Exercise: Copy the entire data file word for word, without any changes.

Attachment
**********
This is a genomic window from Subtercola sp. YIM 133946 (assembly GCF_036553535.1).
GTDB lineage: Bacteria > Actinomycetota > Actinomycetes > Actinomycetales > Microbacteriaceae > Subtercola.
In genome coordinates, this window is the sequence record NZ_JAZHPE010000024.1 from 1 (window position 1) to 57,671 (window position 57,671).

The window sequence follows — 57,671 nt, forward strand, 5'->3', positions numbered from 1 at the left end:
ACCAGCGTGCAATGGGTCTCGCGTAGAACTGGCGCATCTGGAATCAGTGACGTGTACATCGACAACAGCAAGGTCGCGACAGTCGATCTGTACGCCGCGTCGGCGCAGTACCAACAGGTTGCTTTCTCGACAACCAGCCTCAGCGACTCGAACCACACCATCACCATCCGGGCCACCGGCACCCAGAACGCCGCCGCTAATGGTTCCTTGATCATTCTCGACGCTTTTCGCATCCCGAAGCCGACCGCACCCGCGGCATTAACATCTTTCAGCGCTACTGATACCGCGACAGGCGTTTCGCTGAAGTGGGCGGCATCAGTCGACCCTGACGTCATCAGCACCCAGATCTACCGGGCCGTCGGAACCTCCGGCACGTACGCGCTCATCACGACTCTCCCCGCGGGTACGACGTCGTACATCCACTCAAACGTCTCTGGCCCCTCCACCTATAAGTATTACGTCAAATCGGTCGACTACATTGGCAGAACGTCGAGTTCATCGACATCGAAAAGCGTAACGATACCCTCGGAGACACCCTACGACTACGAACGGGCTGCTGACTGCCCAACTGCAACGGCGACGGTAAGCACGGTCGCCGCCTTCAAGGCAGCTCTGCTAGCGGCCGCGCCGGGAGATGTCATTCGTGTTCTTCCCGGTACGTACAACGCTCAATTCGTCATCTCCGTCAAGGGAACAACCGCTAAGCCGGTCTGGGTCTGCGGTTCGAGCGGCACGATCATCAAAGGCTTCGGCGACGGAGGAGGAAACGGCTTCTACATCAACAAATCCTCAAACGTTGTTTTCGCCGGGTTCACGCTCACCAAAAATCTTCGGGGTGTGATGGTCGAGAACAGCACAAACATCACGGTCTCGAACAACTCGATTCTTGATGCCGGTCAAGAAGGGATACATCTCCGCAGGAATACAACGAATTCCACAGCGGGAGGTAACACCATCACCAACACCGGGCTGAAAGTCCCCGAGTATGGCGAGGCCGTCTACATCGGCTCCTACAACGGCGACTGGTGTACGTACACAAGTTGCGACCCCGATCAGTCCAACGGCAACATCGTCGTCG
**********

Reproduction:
This is a genomic window from Subtercola sp. YIM 133946 (assembly GCF_036553535.1).
GTDB lineage: Bacteria > Actinomycetota > Actinomycetes > Actinomycetales > Microbacteriaceae > Subtercola.
In genome coordinates, this window is the sequence record NZ_JAZHPE010000024.1 from 1 (window position 1) to 57,671 (window position 57,671).

The window sequence follows — 57,671 nt, forward strand, 5'->3', positions numbered from 1 at the left end:
ACCAGCGTGCAATGGGTCTCGCGTAGAACTGGCGCATCTGGAATCAGTGACGTGTACATCGACAACAGCAAGGTCGCGACAGTCGATCTGTACGCCGCGTCGGCGCAGTACCAACAGGTTGCTTTCTCGACAACCAGCCTCAGCGACTCGAACCACACCATCACCATCCGGGCCACCGGCACCCAGAACGCCGCCGCTAATGGTTCCTTGATCATTCTCGACGCTTTTCGCATCCCGAAGCCGACCGCACCCGCGGCATTAACATCTTTCAGCGCTACTGATACCGCGACAGGCGTTTCGCTGAAGTGGGCGGCATCAGTCGACCCTGACGTCATCAGCACCCAGATCTACCGGGCCGTCGGAACCTCCGGCACGTACGCGCTCATCACGACTCTCCCCGCGGGTACGACGTCGTACATCCACTCAAACGTCTCTGGCCCCTCCACCTATAAGTATTACGTCAAATCGGTCGACTACATTGGCAGAACGTCGAGTTCATCGACATCGAAAAGCGTAACGATACCCTCGGAGACACCCTACGACTACGAACGGGCTGCTGACTGCCCAACTGCAACGGCGACGGTAAGCACGGTCGCCGCCTTCAAGGCAGCTCTGCTAGCGGCCGCGCCGGGAGATGTCATTCGTGTTCTTCCCGGTACGTACAACGCTCAATTCGTCATCTCCGTCAAGGGAACAACCGCTAAGCCGGTCTGGGTCTGCGGTTCGAGCGGCACGATCATCAAAGGCTTCGGCGACGGAGGAGGAAACGGCTTCTACATCAACAAATCCTCAAACGTTGTTTTCGCCGGGTTCACGCTCACCAAAAATCTTCGGGGTGTGATGGTCGAGAACAGCACAAACATCACGGTCTCGAACAACTCGATTCTTGATGCCGGTCAAGAAGGGATACATCTCCGCAGGAATACAACGAATTCCACAGCGGGAGGTAACACCATCACCAACACCGGGCTGAAAGTCCCCGAGTATGGCGAGGCCGTCTACATCGGCTCCTACAACGGCGACTGGTGTACGTACACAAGTTGCGACCCCGATCAGTCCAACGGCAACATCGTCGTCG